beef and lentil sloppy joes

First off, I’m going to apologize for posting two sandwich recipes in a row.  Generally, I like a little more variety in my rotation than that.  But these just…happened.  And they were too good not to share.

Second, this recipe sort of just happened after a conversation with the husband about buns, and how bad buns can spoil the whole….sandwich experience.  (You see now why my mom always liked to call them rolls).  Anyway, in a rush through Target a couple of weeks ago, I picked up a package of their Market Pantry brand hamburg buns.  Wow!  What a huge mistake.  If ever there were Worst Buns Ever competition, that’d be the winning bun!  They were flimsy, flavorless, flaccid, and forgettable.  Not that the bun (roll – sorry, Mom) needs to knock your socks off.  But to hold up to sandwich fixin’s with any sort of juicy, gravy, or sauce, well…flimsy, flavorless and flaccid won’t cut it.

Not that this post is about buns.  Ahem…rolls.  Just saying, if you make these, select a better quality bun.  Oh, and a skim coat of butter and a little time under the broiler doesn’t hurt, either.

So, on to the real reason for this recipe:  it just sounded good.  My husband had his cholesterol checked a while back and, despite my predominantly healthy cooking choices, it was still elevated.  With exercise and supplements, he’s been able to get it in to a healthier range, but it made me ever more mindful of how food choices (especially if you’re pre-disposed to high cholesterol) are so very important.

What attracted me to this recipe in the first place was the lentils.  They’re a super source of protein, inexpensive to purchase, easy to cook, and provide a whole host of health benefits.  You can read more about lentils here at Whole Living and Alive, but if you’re not including more lentils in your diet, you really should give them a try.  Adding them to Sloppy Joes is just an act of pure genius!  The original recipe actually used lentils as a replacement for the beef, but I followed the adapted recipe, then made a minor change of my own to adjust the seasoning for my sometimes picky eater.   After having tried them (they were delicious), I think completely replacing the beef with lentils would be a perfectly acceptable way to go for a truly meatless dish.

As you can see, my little Sous Chef was helping me cook dinner that evening.  We only had one minor disaster!!  Yikes!  Thankfully, the tomato sauce was right out of the can and wasn’t hot when it sloshed over the edge of the pan.  We decided that one might have gotten us downgraded on Worst Cooks in America!!  The end product, though, was really good.  Lots of flavor, even without the chili powder, and great texture.  Next time I might actually try them without the beef.  Enjoy!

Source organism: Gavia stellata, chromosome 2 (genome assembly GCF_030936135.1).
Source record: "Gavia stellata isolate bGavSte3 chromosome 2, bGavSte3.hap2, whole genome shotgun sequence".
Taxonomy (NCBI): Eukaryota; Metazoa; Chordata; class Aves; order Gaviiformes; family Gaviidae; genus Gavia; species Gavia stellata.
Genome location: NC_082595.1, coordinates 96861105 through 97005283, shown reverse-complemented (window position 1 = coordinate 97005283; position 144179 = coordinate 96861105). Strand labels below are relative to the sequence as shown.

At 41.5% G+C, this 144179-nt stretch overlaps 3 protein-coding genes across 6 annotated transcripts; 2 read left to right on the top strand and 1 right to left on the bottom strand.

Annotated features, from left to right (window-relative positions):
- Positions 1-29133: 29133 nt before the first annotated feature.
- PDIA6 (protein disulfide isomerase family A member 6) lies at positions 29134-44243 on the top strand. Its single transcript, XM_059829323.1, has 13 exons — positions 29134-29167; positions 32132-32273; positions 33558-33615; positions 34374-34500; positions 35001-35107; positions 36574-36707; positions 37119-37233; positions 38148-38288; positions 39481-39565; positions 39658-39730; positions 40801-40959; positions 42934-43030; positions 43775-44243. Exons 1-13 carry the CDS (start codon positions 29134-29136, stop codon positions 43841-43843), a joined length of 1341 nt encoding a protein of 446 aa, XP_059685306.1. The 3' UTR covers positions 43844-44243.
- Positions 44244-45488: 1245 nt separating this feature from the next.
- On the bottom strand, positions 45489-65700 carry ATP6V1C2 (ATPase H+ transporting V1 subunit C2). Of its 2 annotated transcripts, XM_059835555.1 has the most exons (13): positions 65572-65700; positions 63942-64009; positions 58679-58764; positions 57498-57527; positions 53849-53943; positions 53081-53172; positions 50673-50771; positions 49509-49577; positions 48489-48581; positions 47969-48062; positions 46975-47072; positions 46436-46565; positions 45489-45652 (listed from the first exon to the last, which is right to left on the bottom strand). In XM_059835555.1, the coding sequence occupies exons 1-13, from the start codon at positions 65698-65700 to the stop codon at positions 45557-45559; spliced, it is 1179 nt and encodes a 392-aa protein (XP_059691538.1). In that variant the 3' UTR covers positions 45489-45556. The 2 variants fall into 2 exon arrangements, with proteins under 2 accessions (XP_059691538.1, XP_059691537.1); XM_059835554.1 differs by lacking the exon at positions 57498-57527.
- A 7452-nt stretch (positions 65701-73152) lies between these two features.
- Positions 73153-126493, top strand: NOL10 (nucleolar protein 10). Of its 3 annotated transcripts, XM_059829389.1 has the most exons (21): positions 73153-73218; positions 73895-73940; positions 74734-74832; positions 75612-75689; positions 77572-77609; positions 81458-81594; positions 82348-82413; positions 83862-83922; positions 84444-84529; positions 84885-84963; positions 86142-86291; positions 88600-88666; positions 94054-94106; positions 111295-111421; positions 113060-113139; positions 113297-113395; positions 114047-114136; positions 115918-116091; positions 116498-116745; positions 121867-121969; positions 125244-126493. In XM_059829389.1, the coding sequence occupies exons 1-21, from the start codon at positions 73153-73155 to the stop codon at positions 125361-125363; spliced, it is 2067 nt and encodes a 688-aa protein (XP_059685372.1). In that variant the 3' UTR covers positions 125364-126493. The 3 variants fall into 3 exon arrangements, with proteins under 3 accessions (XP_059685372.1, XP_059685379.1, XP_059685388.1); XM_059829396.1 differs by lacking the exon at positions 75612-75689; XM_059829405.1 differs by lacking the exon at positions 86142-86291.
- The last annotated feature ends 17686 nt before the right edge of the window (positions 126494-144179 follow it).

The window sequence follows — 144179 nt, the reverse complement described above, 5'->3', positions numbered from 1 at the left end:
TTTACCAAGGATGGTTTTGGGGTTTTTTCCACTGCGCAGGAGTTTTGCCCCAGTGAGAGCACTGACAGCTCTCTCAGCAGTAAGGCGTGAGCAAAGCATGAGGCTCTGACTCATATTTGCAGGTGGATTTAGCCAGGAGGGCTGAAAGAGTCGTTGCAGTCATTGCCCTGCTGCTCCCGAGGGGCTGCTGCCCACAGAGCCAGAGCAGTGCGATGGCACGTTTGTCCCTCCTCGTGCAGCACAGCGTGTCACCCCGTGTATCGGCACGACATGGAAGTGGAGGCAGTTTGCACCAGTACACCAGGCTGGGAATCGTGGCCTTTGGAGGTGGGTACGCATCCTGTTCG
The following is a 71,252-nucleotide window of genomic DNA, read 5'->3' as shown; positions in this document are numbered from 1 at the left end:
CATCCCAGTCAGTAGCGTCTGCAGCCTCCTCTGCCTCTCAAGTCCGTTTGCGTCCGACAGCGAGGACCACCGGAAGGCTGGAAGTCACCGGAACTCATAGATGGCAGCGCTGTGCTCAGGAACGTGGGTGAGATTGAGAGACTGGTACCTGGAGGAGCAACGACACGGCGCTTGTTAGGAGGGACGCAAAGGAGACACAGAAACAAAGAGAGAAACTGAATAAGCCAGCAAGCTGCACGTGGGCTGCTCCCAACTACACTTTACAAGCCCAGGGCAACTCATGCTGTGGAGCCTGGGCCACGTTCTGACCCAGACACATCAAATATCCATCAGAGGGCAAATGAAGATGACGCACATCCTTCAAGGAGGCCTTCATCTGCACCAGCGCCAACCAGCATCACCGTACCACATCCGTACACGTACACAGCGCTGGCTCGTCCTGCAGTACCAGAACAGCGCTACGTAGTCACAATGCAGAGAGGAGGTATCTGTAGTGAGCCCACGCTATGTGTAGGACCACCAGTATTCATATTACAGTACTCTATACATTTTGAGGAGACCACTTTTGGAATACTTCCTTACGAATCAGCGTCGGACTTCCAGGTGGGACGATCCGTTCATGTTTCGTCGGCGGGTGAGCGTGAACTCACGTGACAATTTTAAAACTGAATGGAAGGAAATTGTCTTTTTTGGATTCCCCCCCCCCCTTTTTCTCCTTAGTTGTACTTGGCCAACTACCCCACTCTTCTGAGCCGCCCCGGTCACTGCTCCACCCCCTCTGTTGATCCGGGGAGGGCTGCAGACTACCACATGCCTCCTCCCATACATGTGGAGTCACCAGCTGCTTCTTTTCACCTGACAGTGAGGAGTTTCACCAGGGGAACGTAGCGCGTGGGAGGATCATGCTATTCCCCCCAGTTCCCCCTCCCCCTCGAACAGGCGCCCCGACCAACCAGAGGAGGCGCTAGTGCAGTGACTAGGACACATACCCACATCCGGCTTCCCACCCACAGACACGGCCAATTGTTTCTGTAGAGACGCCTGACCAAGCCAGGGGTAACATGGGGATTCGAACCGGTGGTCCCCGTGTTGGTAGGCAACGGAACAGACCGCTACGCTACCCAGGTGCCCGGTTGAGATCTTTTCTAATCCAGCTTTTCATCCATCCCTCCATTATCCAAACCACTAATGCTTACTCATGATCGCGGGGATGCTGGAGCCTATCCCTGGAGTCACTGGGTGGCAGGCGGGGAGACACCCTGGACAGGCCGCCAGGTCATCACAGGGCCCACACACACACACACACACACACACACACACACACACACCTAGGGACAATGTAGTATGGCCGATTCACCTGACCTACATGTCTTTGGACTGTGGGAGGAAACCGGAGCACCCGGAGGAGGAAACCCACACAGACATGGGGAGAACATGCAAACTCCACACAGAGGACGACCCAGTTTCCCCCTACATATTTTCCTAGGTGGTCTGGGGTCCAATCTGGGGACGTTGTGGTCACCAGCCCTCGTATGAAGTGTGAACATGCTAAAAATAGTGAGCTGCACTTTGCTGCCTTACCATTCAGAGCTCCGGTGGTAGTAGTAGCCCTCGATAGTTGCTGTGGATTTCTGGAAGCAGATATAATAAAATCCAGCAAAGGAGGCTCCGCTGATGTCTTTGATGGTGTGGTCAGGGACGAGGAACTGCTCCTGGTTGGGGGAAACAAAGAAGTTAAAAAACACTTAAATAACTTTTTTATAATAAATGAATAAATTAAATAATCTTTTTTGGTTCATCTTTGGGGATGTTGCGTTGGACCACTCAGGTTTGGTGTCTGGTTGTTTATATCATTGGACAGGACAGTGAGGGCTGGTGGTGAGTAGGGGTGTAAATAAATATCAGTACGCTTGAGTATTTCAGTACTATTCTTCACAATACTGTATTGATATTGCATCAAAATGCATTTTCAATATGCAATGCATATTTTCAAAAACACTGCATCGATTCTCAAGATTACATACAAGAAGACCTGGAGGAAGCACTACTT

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Beef and Lentil Sloppy Joes (recipe adapted from One Ordinary Day)

Ingredients:

  • 1 cup uncooked green lentils
  • 4 cups water
  • ½ lb lean ground beef
  • 1/2 medium yellow onion, diced small
  • 2 cloves garlic, minced
  • 2 tsp dried oregano
  • 3 Tbsp chili powder (I left this out completely, but 3 Tbsp is just way too much chili powder: adjust according to taste)
  • 1 tsp salt
  • 15 oz can tomato sauce
  • 1/4 c tomato paste
  • 3 Tbsp brown sugar or maple syrup
  • 1 Tbsp yellow mustard
  • burger buns or sandwich rolls

Directions:

  • Place lentils in a sauce pot with the 4 cups water. Cover and bring to a boil. Reduce heat and and simmer for 20 minutes or until lentils are soft.  Drain and set aside.
  • When the lentils are about halfway cooked, heat a large saute pan over medium heat. Saute ground beef until crumbled but not fully cooked through.  Add the onion and saute until beef is no longer pink. Add garlic and saute about one minute.  Add the cooked lentils, oregano, and salt and mix.
  • Add tomato sauce and tomato paste and combine…gently.  Cook for about 10 minutes and then add brown sugar and mustard.  Stir until well blended.
  • Reduce heat to lowest setting and let the favors come together for about 10 minutes.
  • Serve on broiled or grilled buttered rolls.

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Cook’s Notes:  Easily adaptable to a completely vegetarian meal.  I think these would be just as delicious with only lentils and no beef.

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